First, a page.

Only province to mandate biofuels increases minimums
Last year, while on the provincial campaign trail, Manitoba Premier Brian Pallister told audiences that his government would increase the amounts of biofuels available to motorists and the transport sector. Last week (January 21) his government announced the plan.
Following meetings with Prime Minister Trudeau during the cabinet’s January sortie to Winnipeg for a winter retreat, Pallister sought further respect for the province’s energy initiatives. Under what is known as the Made in Manitoba Climate and Green Plan, the Pallister Tories will undertake to set new standards for fuel content in the province as it tries to get out from under what it sees as unenlightened conditions of the Federal Government’s Carbon Tax program.
Manitoba has announced that the minimum ethanol content in gasoline will now move from 8.5% to 10%, and the biodiesel content in diesel from 2% to 5%.
“Agriculture always has been and always will be the key to Manitoba’s economic success,” said the Manitoba premier at a recent event. “As an important economic driver, our agriculture industry cannot take its foot off the gas, so we will make that gas greener.”
This latest salvo in the Carbon Tax back and forth will see Manitoba’s emissions reduce by close to 400,000 tonnes cumulatively over the next five years. The provincial government suggests this is equivalent to taking 100,000 vehicles off the road.
Boosting the biodiesel mandate is expected to increase the market demand in Manitoba for biodiesel from 27 million litres per year to 72 million litres. Currently, transportation fuels produce over one-third of the province’s greenhouse gas emissions. Manitoba sees both biodiesel and renewable diesel as products that can combat this carbon load.
Biodiesel is a fuel made from vegetable oils or used cooking oils. The refining process uses alcohol such as methanol to convert animal fats, plant oils and other biomass-based oils into fuels. Biodiesel can be used in its pure form or blended with conventional diesel at various levels with little or no engine modifications.
Renewable diesel is chemically very similar to petroleum diesel and offers a cleaner burn than conventional products. Renewable diesel is produced using organic feedstock where hydrogen is utilized to crack big molecules into smaller ones. Then, hydrogen is added to these smaller molecules to produce a renewable biofuel for use in diesel engines.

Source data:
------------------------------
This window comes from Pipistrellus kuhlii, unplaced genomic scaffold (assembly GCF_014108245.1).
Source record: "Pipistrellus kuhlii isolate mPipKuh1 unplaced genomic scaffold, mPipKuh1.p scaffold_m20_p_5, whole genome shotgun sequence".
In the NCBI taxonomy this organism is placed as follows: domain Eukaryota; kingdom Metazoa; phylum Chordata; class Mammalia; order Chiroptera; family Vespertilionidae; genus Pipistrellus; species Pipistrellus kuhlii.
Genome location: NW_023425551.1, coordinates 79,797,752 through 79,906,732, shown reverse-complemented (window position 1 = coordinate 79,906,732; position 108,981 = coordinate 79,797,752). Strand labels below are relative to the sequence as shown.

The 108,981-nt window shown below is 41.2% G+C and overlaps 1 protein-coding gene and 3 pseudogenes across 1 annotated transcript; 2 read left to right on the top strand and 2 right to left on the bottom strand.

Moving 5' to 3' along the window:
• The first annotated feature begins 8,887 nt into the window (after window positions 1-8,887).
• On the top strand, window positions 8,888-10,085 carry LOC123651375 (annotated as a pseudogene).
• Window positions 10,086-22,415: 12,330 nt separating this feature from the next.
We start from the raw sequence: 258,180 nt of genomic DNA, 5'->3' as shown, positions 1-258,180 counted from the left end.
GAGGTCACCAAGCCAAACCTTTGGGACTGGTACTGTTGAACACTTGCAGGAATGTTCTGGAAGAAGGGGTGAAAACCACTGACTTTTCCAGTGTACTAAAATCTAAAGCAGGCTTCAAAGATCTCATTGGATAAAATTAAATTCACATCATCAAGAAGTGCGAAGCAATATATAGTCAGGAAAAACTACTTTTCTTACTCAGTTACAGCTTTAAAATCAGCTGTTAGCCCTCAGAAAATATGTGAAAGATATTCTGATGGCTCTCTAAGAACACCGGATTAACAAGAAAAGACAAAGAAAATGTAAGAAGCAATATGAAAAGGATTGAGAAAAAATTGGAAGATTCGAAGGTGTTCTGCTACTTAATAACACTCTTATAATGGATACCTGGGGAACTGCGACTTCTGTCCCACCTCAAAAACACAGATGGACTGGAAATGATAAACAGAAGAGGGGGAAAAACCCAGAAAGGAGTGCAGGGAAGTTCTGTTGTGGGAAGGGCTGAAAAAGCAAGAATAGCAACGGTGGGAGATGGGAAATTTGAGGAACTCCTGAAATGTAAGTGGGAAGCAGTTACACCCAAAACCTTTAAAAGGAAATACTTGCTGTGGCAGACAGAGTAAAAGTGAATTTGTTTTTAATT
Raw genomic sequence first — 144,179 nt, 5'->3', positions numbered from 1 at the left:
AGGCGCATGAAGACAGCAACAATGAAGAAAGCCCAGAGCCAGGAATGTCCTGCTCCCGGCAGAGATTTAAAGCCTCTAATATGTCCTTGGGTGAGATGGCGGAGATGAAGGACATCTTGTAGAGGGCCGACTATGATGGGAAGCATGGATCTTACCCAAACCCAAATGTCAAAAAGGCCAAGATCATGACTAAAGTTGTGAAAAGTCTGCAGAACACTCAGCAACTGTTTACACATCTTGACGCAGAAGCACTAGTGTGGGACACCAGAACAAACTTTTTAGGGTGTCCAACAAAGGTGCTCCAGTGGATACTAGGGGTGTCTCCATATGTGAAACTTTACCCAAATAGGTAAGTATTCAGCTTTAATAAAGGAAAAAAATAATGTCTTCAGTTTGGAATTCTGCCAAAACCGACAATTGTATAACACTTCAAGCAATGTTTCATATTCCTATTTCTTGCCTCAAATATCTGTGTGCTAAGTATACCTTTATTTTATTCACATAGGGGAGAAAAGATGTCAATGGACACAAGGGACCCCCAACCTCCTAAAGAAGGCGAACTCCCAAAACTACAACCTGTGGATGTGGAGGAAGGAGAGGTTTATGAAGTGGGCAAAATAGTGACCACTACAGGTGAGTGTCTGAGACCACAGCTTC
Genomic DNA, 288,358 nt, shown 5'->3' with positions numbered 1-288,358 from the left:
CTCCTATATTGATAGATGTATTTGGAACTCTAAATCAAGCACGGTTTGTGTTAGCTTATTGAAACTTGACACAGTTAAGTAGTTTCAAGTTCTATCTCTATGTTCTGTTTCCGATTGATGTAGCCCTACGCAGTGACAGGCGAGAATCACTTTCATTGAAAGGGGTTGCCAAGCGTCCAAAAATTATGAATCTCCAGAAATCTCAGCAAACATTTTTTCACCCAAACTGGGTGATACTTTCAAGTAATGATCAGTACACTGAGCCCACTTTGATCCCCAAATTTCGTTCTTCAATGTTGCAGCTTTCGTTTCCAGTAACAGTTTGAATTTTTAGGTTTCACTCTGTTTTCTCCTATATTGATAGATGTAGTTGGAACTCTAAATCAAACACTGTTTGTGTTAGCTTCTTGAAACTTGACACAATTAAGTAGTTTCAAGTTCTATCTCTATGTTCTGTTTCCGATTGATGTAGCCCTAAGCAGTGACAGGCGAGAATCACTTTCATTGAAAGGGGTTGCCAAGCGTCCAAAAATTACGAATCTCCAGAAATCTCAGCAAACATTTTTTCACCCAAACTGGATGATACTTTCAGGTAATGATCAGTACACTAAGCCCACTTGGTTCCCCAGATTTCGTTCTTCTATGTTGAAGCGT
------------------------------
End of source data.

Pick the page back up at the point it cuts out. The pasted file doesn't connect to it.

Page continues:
Manitoba’s plan will also increase ethanol consumption by 26 million litres to 176 million litres per year.
Ethanol is a high-octane, water-free alcohol that is produced from renewable resources such as corn, canola, and wheat. Ethanol can be used as a fuel, as an additive to fuel or as a fuel extender.
Challenges to using biofuels exist. While they help to reduce carbon footprints they also put pressure on food stocks and wildlife. In the US and Mexico, farmers have pulled crops such as corn from the food chain to use them as a source of fuel in moves that raise the consumer cost of products such as tortillas and cooking oils. As well, additional acres are often needed to meet the increased demand for biofuels and this impacts wildlife as wetlands and forests are put to the plough. Global ethanol production is projected to grow more than 7% a year and will reach (US)$105 billion by 2022.
Manitoba has not reported how many new acres will be planted to meet the province’s targets, but the government has committed a $50 million annuity to protect wetlands that could be impacted. Currently, Husky Energy operates Manitoba’s sole ethanol facility in Minnedosa with an annual output of 130 million litres of ethanol per year.
Octane editor Kelly Gary can be reached at email@example.com